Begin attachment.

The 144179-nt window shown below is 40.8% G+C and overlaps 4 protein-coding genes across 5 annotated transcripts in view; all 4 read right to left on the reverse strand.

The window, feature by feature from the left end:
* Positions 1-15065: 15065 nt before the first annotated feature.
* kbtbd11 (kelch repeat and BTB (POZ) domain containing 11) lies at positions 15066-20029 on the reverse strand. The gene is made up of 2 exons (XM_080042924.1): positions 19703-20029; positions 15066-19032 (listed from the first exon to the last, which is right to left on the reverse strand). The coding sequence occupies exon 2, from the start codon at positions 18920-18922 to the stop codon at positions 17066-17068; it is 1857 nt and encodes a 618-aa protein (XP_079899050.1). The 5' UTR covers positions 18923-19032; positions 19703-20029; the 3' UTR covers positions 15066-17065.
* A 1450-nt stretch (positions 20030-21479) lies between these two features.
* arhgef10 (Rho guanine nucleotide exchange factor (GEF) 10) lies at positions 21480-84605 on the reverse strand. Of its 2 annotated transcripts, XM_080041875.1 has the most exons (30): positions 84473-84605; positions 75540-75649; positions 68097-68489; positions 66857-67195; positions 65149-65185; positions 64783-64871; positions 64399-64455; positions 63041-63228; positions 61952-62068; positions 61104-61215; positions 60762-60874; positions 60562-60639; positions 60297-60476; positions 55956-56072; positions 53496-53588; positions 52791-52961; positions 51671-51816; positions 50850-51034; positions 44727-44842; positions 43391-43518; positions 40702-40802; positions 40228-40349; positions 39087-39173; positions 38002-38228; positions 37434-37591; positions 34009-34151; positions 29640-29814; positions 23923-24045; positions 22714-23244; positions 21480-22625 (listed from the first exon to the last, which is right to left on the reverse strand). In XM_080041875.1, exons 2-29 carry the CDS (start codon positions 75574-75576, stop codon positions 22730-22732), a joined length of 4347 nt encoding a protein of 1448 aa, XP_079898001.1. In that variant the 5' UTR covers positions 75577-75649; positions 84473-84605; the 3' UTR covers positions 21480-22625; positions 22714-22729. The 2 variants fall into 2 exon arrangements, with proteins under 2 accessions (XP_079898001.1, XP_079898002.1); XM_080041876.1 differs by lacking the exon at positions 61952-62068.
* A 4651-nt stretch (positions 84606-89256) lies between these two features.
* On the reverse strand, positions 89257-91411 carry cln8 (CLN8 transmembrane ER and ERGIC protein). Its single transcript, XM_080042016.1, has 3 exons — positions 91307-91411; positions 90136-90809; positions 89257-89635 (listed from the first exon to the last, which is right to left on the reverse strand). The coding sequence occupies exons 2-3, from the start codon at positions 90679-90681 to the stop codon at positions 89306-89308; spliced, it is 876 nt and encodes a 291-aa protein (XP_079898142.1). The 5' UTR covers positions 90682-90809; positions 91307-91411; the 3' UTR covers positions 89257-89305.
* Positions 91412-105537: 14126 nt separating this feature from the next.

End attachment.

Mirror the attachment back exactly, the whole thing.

The 144179-nt window shown below is 40.8% G+C and overlaps 4 protein-coding genes across 5 annotated transcripts in view; all 4 read right to left on the reverse strand.

The window, feature by feature from the left end:
* Positions 1-15065: 15065 nt before the first annotated feature.
* kbtbd11 (kelch repeat and BTB (POZ) domain containing 11) lies at positions 15066-20029 on the reverse strand. The gene is made up of 2 exons (XM_080042924.1): positions 19703-20029; positions 15066-19032 (listed from the first exon to the last, which is right to left on the reverse strand). The coding sequence occupies exon 2, from the start codon at positions 18920-18922 to the stop codon at positions 17066-17068; it is 1857 nt and encodes a 618-aa protein (XP_079899050.1). The 5' UTR covers positions 18923-19032; positions 19703-20029; the 3' UTR covers positions 15066-17065.
* A 1450-nt stretch (positions 20030-21479) lies between these two features.
* arhgef10 (Rho guanine nucleotide exchange factor (GEF) 10) lies at positions 21480-84605 on the reverse strand. Of its 2 annotated transcripts, XM_080041875.1 has the most exons (30): positions 84473-84605; positions 75540-75649; positions 68097-68489; positions 66857-67195; positions 65149-65185; positions 64783-64871; positions 64399-64455; positions 63041-63228; positions 61952-62068; positions 61104-61215; positions 60762-60874; positions 60562-60639; positions 60297-60476; positions 55956-56072; positions 53496-53588; positions 52791-52961; positions 51671-51816; positions 50850-51034; positions 44727-44842; positions 43391-43518; positions 40702-40802; positions 40228-40349; positions 39087-39173; positions 38002-38228; positions 37434-37591; positions 34009-34151; positions 29640-29814; positions 23923-24045; positions 22714-23244; positions 21480-22625 (listed from the first exon to the last, which is right to left on the reverse strand). In XM_080041875.1, exons 2-29 carry the CDS (start codon positions 75574-75576, stop codon positions 22730-22732), a joined length of 4347 nt encoding a protein of 1448 aa, XP_079898001.1. In that variant the 5' UTR covers positions 75577-75649; positions 84473-84605; the 3' UTR covers positions 21480-22625; positions 22714-22729. The 2 variants fall into 2 exon arrangements, with proteins under 2 accessions (XP_079898001.1, XP_079898002.1); XM_080041876.1 differs by lacking the exon at positions 61952-62068.
* A 4651-nt stretch (positions 84606-89256) lies between these two features.
* On the reverse strand, positions 89257-91411 carry cln8 (CLN8 transmembrane ER and ERGIC protein). Its single transcript, XM_080042016.1, has 3 exons — positions 91307-91411; positions 90136-90809; positions 89257-89635 (listed from the first exon to the last, which is right to left on the reverse strand). The coding sequence occupies exons 2-3, from the start codon at positions 90679-90681 to the stop codon at positions 89306-89308; spliced, it is 876 nt and encodes a 291-aa protein (XP_079898142.1). The 5' UTR covers positions 90682-90809; positions 91307-91411; the 3' UTR covers positions 89257-89305.
* Positions 91412-105537: 14126 nt separating this feature from the next.